Maggie Harris and Sixty Years of Loving

It’s thrilling to discover new poetry that you truly love. I ‘met’ Maggie Harris on 52, the amazing poetry community spending a year in each other’s company on Facebook. I was instantly drawn to her gorgeous writing, to the sheer exuberant rhythm and flow of it..the sort of writing I would love to be able to do. I bet you just touch her and a poem flows out of her! Listen to this,
the seedlings
their passage
from packet to womb
the lift of their breathless pin-drop heads
breaking to look at the dawn
the threads of their roots
their fragile, troubled spirits
like eels on land

Here is the start of a review written by Bethany Pope of Maggie’s latest book, Sixty Years of Loving, which came out earlier this year:
‘Maggie Harris’s latest collection is an associative love-song to the vital living pulse that thrums beneath the seemingly-smooth surface of pop-culture. The poems are largely autobiographical, tracing the life of the poet (and her family) from Guyana to the foreign shores of England and Wales.’

I love the poems for the voices you can really hear and their humming vitality. I was interested to find a review of Maggie’s Kiskadee Girl which I’ve not read and so this says what I want to say better than I can.. ‘One of the great achievements of Kiskadee Girl – and there are many – is that it sustains a vital energy from first to last page. It is there in the speech of the people of Guyana as Maggie Harris re-creates it in this autobiographical memoir of her childhood and teenage years. It is there in her naturally figurative imagination which sees ‘shame’ as a ‘traveller’ and church-goers as a ‘scatter of butterflies’ and ‘Book’ as her living companion, to take only three examples. It is there in the shifting viewpoints she adopts as she tells her story, one moment narrating her life-story, the next addressing her Daddy or confiding in the reader or invoking ‘Book’. Unfamiliar terms and beliefs – jumbie, dounze tree, go on the lime, that sorceresses are born with the caul, the power of subtle racial gradations – mingle with the familiar concerns of any child growing up. Schoolyard rhymes, remembered conversations, fragments of song lyrics, poetry, school reports, diary entries, the voices of family and neighbours, preachers and teachers, all combine to realise a past world of Guyana in the 1950s and 60s. It is a magical world where there are dreamtime visitors and premonitions of death and the mysteriously lingering smell of funeral flowers in the home. At the same time, it is an authentically recalled world of harsh realities and tender joys, as Maggie Harris imaginatively re-occupies the mind and heart and sensations of the Guyanese Potagee girl that she was.’ Derek Sellen, Poet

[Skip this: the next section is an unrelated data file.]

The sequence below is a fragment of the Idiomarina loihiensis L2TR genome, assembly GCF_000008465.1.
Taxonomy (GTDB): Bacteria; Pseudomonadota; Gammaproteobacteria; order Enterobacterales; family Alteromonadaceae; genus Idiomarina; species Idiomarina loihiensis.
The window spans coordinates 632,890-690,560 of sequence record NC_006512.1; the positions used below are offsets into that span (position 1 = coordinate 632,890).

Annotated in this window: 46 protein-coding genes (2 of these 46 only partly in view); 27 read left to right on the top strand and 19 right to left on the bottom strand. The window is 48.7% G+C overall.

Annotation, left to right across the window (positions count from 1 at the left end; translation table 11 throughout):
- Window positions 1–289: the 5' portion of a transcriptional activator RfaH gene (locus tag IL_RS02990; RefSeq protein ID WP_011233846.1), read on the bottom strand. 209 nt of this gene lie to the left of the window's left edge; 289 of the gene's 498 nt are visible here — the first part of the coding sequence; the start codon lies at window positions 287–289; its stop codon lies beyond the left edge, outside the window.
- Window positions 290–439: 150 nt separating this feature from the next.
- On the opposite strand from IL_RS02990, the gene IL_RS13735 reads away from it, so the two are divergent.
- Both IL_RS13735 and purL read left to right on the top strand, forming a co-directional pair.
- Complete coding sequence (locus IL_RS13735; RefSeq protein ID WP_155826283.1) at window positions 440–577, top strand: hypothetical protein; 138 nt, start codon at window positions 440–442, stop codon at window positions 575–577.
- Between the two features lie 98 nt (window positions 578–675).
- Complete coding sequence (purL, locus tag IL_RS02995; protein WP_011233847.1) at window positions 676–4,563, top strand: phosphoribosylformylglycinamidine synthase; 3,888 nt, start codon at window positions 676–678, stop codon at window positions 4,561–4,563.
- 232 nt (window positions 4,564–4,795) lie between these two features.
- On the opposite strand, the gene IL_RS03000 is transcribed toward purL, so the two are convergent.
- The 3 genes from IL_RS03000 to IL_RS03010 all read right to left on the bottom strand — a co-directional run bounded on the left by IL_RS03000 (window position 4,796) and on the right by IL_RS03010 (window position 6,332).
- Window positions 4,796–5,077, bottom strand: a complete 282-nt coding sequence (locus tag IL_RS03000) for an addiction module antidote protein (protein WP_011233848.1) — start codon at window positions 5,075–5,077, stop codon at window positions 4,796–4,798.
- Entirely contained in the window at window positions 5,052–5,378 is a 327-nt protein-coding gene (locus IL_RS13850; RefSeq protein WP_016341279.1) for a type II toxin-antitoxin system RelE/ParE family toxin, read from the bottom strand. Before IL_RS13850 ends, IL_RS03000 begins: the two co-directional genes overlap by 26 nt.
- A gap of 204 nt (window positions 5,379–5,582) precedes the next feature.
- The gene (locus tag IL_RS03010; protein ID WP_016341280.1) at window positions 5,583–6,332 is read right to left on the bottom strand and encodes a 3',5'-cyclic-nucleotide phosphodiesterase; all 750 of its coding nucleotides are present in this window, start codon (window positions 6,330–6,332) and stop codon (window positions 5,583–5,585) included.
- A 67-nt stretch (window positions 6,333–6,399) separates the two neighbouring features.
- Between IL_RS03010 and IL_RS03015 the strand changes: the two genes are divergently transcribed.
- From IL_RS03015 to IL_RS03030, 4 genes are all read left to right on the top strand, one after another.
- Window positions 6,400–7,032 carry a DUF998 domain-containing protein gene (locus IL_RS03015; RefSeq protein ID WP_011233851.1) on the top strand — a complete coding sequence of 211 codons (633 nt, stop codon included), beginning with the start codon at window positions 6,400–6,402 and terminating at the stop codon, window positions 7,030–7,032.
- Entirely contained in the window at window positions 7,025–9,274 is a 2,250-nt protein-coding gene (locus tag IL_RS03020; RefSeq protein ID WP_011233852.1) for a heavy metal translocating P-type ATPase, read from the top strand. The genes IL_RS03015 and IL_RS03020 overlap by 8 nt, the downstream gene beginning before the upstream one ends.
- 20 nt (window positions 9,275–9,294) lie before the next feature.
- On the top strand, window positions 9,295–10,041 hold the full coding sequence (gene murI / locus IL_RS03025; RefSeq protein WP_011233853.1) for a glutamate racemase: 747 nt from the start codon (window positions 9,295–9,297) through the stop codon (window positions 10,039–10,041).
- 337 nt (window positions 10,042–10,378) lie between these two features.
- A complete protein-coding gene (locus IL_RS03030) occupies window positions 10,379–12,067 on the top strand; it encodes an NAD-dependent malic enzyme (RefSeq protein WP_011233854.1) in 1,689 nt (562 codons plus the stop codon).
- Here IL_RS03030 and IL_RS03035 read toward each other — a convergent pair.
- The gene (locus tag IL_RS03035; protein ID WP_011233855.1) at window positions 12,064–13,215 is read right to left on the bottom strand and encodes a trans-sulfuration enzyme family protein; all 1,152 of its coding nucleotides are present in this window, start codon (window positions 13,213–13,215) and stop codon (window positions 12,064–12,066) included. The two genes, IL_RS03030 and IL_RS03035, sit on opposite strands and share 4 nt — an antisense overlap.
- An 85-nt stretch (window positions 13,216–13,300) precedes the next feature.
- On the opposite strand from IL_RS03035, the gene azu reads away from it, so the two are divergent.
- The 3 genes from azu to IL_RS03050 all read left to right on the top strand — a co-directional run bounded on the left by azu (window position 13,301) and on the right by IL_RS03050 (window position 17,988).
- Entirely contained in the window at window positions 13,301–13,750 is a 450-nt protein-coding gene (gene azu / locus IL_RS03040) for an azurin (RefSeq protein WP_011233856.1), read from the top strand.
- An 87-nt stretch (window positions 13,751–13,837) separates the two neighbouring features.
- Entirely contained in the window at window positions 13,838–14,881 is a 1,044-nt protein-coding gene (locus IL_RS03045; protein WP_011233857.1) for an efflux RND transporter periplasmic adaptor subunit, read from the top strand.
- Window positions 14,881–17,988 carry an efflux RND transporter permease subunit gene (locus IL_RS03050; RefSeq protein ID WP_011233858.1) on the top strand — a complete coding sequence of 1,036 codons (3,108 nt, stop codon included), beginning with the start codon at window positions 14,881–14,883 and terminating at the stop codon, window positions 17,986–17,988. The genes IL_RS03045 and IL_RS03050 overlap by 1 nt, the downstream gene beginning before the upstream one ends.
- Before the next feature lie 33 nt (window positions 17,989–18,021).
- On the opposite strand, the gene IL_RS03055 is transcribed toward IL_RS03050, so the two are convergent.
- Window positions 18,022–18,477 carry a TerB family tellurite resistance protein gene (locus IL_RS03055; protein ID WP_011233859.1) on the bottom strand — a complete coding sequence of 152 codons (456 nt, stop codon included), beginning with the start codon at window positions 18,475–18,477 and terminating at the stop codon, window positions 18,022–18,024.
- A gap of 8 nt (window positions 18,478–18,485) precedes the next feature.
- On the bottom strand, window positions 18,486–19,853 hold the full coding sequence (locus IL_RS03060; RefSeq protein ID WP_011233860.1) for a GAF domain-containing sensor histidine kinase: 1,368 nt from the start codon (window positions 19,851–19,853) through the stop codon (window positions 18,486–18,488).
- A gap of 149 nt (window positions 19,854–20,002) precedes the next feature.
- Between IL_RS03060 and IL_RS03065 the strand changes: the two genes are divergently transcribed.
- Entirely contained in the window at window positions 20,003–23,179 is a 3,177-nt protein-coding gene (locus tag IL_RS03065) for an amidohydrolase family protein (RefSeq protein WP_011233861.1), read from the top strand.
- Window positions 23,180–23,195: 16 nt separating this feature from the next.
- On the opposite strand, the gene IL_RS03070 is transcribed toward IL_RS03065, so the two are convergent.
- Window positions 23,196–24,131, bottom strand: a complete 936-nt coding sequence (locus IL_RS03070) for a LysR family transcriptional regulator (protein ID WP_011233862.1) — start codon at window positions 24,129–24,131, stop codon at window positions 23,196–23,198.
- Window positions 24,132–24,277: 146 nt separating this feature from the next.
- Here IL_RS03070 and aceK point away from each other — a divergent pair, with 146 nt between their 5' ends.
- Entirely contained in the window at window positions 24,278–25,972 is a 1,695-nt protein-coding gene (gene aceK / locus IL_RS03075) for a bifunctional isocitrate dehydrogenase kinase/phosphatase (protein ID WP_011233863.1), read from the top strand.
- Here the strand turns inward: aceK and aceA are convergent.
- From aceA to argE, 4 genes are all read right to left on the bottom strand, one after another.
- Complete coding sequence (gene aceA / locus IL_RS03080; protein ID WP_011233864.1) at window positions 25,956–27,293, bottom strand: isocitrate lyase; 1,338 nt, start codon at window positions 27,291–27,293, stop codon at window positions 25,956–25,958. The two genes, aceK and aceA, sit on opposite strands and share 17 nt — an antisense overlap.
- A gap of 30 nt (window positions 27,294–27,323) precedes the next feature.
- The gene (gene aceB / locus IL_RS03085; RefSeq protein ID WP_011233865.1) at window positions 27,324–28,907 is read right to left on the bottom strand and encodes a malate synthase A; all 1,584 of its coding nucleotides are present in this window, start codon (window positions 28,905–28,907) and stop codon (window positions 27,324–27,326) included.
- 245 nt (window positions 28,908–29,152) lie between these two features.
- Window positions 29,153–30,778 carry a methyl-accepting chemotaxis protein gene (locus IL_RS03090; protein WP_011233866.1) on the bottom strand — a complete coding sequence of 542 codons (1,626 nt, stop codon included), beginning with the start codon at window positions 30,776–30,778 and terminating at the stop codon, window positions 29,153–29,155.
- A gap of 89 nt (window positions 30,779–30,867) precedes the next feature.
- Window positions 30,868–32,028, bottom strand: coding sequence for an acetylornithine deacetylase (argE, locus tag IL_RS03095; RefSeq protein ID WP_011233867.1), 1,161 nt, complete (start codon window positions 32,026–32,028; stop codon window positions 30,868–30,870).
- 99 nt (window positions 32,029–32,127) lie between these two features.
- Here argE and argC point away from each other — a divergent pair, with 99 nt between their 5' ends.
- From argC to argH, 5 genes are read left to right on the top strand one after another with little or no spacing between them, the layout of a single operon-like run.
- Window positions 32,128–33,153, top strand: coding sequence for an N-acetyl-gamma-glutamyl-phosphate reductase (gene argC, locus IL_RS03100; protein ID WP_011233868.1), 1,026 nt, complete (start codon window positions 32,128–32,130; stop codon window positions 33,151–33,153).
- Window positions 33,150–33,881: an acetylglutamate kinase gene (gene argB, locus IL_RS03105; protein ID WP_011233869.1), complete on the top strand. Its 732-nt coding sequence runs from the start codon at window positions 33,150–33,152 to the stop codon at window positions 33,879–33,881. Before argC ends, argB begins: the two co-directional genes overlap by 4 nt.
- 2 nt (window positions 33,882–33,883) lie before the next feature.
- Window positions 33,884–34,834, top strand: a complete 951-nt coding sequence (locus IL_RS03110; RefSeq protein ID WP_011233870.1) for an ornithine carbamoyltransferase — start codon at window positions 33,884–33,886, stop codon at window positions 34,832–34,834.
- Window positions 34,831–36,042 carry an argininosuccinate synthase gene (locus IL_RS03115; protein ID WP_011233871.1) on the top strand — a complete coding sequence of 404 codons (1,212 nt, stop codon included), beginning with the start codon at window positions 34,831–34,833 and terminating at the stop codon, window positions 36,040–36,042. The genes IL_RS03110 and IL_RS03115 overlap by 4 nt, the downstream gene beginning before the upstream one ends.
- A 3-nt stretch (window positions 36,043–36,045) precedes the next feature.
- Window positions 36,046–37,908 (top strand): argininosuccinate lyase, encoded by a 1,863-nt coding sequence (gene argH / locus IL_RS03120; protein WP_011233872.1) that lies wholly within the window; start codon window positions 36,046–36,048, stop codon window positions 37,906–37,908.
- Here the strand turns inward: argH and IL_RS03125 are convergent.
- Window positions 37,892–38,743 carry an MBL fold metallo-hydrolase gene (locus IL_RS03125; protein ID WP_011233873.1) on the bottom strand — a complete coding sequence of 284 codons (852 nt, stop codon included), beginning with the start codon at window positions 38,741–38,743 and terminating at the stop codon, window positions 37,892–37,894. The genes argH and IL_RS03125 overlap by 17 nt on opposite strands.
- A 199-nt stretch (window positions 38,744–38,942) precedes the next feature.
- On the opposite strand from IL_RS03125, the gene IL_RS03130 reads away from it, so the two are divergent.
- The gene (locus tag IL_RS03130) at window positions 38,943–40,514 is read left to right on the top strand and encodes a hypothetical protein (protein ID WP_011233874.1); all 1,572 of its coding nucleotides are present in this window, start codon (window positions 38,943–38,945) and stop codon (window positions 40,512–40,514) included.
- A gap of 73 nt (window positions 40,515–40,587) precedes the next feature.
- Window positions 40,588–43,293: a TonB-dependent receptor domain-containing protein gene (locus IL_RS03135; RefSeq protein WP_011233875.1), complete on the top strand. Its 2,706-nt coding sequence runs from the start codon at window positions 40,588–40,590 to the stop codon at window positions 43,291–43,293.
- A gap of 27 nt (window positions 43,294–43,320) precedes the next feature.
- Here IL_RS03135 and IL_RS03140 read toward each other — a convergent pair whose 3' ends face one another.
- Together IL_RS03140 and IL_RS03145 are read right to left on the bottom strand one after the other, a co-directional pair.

Take a look at her poems on my Featured Writers page and I am sure you will agree with me. Or go to

About Rebecca Gethin

Rebecca Gethin is a poet and a novelist. Cinnamon Press published her third collection, All the Time in the World in 2017. Another pamphlet is forthcoming with Three Drops Press. Her second novel, What the horses heard, was published by Cinnamon Press in May 2014. Her second poetry collection - A Handful of Water - was published by Cinnamon in 2013. Her first - River is the Plural of Rain - was published by Oversteps Books in 2009. Her novel Liar Dice won the Cinnamon Press Novel Writing Award in 2010 and was published in 2011. She lives on Dartmoor and writes occasional pieces about wildlife and nature. Her poems appear in a variety of poetry magazines and in several anthologies.
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3 Responses to Maggie Harris and Sixty Years of Loving

  1. Thanks for this posting – must get this book. I really enjoyed Kiskadee Girl and Sixty Years of Loving sounds just up my street. Beautiful writing.

  2. Wow, you were quick, Valerie…. must tell Maggie. Thanks s much.

  3. E.E. Nobbs says:

    Wow! Two fantastic poems! It’s great to learn more about Maggie & her work.

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